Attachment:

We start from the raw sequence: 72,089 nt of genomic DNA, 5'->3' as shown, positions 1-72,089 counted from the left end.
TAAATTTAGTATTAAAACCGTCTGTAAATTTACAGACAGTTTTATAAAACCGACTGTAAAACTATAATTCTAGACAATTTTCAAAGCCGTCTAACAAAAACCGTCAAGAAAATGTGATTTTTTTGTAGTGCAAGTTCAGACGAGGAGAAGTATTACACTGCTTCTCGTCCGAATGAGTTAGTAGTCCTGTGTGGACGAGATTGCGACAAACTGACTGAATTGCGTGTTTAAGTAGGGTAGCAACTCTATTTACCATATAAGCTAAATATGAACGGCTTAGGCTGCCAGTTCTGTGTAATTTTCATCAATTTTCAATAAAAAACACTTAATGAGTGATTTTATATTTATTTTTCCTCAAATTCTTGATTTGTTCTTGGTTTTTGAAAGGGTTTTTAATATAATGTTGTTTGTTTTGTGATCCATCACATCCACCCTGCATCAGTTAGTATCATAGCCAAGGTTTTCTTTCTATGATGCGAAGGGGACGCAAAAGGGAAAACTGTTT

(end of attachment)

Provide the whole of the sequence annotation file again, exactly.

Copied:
We start from the raw sequence: 72,089 nt of genomic DNA, 5'->3' as shown, positions 1-72,089 counted from the left end.
TAAATTTAGTATTAAAACCGTCTGTAAATTTACAGACAGTTTTATAAAACCGACTGTAAAACTATAATTCTAGACAATTTTCAAAGCCGTCTAACAAAAACCGTCAAGAAAATGTGATTTTTTTGTAGTGCAAGTTCAGACGAGGAGAAGTATTACACTGCTTCTCGTCCGAATGAGTTAGTAGTCCTGTGTGGACGAGATTGCGACAAACTGACTGAATTGCGTGTTTAAGTAGGGTAGCAACTCTATTTACCATATAAGCTAAATATGAACGGCTTAGGCTGCCAGTTCTGTGTAATTTTCATCAATTTTCAATAAAAAACACTTAATGAGTGATTTTATATTTATTTTTCCTCAAATTCTTGATTTGTTCTTGGTTTTTGAAAGGGTTTTTAATATAATGTTGTTTGTTTTGTGATCCATCACATCCACCCTGCATCAGTTAGTATCATAGCCAAGGTTTTCTTTCTATGATGCGAAGGGGACGCAAAAGGGAAAACTGTTT